Fox News said Tuesday that it has addressed the "unfortunate distraction" of Sean Hannity and Jeanine Pirro speaking at President Trump's campaign rally in Missouri the night before, and that it doesn't condone such behavior.
The network did not say what, if any, discipline that the two network personalities would face.
Meanwhile, Hannity tweeted on Tuesday that he was being "100 percent truthful" earlier on Monday when he tweeted that "I will not be on stage campaigning with the president."
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"When the POTUS invited me on stage to give a few remarks last night, I was surprised, yet honored by the president's request," Hannity tweeted. "This was NOT planned."
Hannity, who told the audience at Trump's rally that "all these people in the back are fake news," also tweeted Tuesday that he was not referring to any of his Fox News colleagues. Fox reporter Kristin Fisher, who tweeted a copy of Fox's statement on Tuesday, was covering the rally.
It's considered standard for employees of news organizations not to engage in political campaign activities so their outlets do not appear unfair; some journalists go so far as to not vote at all for this reason. Fox News resisted Monday when the Trump campaign had advertised to its followers that Hannity would appear as a "special guest" at the Missouri rally, saying Hannity was only there to cover the event.
Hannity, cable news' most popular personality and a vocal Trump defender, has twice been publicly rebuked by Fox for campaign activity. Hannity was made to cancel a 2010 appearance in Cincinnati when it was revealed he was participating in a fundraiser for the Tea Party. When he was featured in a 2016 Trump campaign video, Fox told him to never do it again.
Since then, Fox opinion personalities have doubled down on their support of Trump. Already No. 1 in the cable news ratings, Fox has had a strong fall with the campaign and hearings for Supreme Court Justice Brett Kavanaugh, with Hannity leading the way.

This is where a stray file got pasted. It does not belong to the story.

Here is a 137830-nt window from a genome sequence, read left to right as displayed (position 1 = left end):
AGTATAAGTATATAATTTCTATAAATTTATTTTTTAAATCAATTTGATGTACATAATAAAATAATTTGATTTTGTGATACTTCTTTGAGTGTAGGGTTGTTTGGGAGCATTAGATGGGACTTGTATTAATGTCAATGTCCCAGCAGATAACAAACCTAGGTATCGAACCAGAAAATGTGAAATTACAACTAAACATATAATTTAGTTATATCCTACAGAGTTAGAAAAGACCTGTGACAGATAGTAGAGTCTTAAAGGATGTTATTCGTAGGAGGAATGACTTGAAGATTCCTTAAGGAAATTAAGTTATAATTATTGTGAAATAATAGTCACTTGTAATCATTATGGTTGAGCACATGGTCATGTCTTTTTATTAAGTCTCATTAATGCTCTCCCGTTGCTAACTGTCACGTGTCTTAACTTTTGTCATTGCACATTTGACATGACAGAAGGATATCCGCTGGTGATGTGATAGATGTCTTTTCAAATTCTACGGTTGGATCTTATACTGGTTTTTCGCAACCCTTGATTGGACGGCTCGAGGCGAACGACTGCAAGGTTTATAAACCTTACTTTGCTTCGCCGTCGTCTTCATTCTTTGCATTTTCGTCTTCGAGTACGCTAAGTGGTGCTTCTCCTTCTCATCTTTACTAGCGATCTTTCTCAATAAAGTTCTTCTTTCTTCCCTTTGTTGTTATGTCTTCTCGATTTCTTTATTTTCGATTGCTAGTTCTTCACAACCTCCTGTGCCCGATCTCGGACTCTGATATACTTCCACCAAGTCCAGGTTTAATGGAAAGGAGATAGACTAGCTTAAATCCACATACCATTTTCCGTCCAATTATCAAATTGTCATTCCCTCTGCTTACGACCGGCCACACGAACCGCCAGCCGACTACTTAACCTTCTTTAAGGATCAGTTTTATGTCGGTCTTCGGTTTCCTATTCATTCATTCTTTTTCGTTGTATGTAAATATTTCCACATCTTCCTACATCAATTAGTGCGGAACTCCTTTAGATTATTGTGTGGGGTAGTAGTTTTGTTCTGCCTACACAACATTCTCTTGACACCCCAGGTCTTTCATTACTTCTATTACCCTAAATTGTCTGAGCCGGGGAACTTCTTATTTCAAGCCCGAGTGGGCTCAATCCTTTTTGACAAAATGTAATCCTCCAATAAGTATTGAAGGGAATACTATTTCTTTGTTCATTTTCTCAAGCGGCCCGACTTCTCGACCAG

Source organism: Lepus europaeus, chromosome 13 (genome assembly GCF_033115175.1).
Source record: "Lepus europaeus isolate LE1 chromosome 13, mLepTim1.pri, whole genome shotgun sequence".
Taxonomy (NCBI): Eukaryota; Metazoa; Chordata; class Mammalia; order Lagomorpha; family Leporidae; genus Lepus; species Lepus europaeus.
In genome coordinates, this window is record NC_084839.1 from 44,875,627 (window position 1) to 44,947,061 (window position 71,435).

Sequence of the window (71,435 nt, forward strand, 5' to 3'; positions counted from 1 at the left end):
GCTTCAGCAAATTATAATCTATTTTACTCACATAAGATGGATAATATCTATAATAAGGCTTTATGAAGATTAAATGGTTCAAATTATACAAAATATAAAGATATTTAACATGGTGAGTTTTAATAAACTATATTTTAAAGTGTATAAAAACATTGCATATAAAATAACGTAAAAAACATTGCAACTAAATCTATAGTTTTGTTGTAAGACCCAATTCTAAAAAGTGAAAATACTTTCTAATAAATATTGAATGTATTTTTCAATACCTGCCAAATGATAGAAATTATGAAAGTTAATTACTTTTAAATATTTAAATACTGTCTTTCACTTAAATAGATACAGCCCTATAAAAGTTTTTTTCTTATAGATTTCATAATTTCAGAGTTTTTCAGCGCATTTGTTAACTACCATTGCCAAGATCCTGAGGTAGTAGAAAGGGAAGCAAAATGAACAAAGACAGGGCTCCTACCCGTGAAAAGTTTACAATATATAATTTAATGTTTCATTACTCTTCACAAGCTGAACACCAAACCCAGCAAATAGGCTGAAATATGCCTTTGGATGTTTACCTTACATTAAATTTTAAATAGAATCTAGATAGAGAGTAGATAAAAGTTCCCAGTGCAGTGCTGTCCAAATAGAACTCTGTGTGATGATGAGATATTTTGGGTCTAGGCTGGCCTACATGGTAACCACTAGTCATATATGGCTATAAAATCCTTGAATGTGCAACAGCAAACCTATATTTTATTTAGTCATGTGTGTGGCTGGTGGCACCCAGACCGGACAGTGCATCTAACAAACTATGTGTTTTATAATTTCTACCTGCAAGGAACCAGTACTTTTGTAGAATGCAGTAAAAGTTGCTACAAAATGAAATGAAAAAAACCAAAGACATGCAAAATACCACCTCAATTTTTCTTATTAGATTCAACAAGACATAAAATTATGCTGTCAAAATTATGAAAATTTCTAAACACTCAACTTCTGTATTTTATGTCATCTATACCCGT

Critics have claimed that Fox News Channel is less of a news organization than an arm of the Trump campaign, and Monday's rally gave them fresh ammunition. In the past, Hannity has said that he's a talk show host, not a journalist. But in an interview with The New York Times a year ago, he said he was a journalist, more specifically an advocacy or opinion journalist.
Hannity broadcast his show from the site of the rally Monday, where he exhorted viewers to vote Republican and echoed a Trump campaign theme seen on banners: "Promises made, promises kept." He spoke briefly on camera with Trump at the end of the show.
When it was done, White House Communications director Bill Shine, a former Fox News Channel executive, high-fived Hannity, according to the White House pool report.
Trump called Hannity to the stage after praising Fox, saying, "they're very special, they've done an incredible job for us. They've been with us from the beginning." Hannity hugged Trump and, after lobbing his crowd-pleasing insult at the media, recited economic statistics. Pirro, a former New York state attorney general who has a weekend show on Fox, spoke after him.
Their speeches weren't televised on Fox News, but were seen on C-SPAN.
Hannity's appearance meant either Fox lied Monday about its collaboration with the Trump campaign, or that it has no control over Hannity, said Angelo Carusone, president of the liberal think tank Media Matters for America, which has unsuccessfully called for an advertiser boycott of Hannity's show in the past.
"Fox's admitted lack of control is only reinforced by the absence of sanction here," Carusone said. "Anyone doing business with Fox News should worry about the network's inability to enforce even the most bare minimum standards."
It's not clear, however, whether Hannity was sanctioned or not. Fox has not addressed the question publicly.
Some surprised journalists at other news organizations didn't hesitate to make their feelings known on social media. "The White House-Fox News nexus has rarely been as evident as tonight in Cape Girardeau," said Philip Rucker, White House bureau chief at The Washington Post, on Twitter.
White House reporter Maggie Haberman of The New York Times tweeted: "Still can't get over Hannity denying he would be on stage the whole day, getting brought up by Trump, and then pointing to actual news reporters and calling them fake."
Alisyn Camerota, a former Fox News anchor who now hosts a morning show on CNN, said executives at Fox "know vaguely" that they're not supposed to have one of their hosts endorse a candidate or party, but that Hannity can't help himself.
"They're having a schizophrenic moment over there trying to figure out what their role is going to be with the Trump presidency," Camerota said on CNN.
White House correspondent Jonathan Lemire contributed to this report.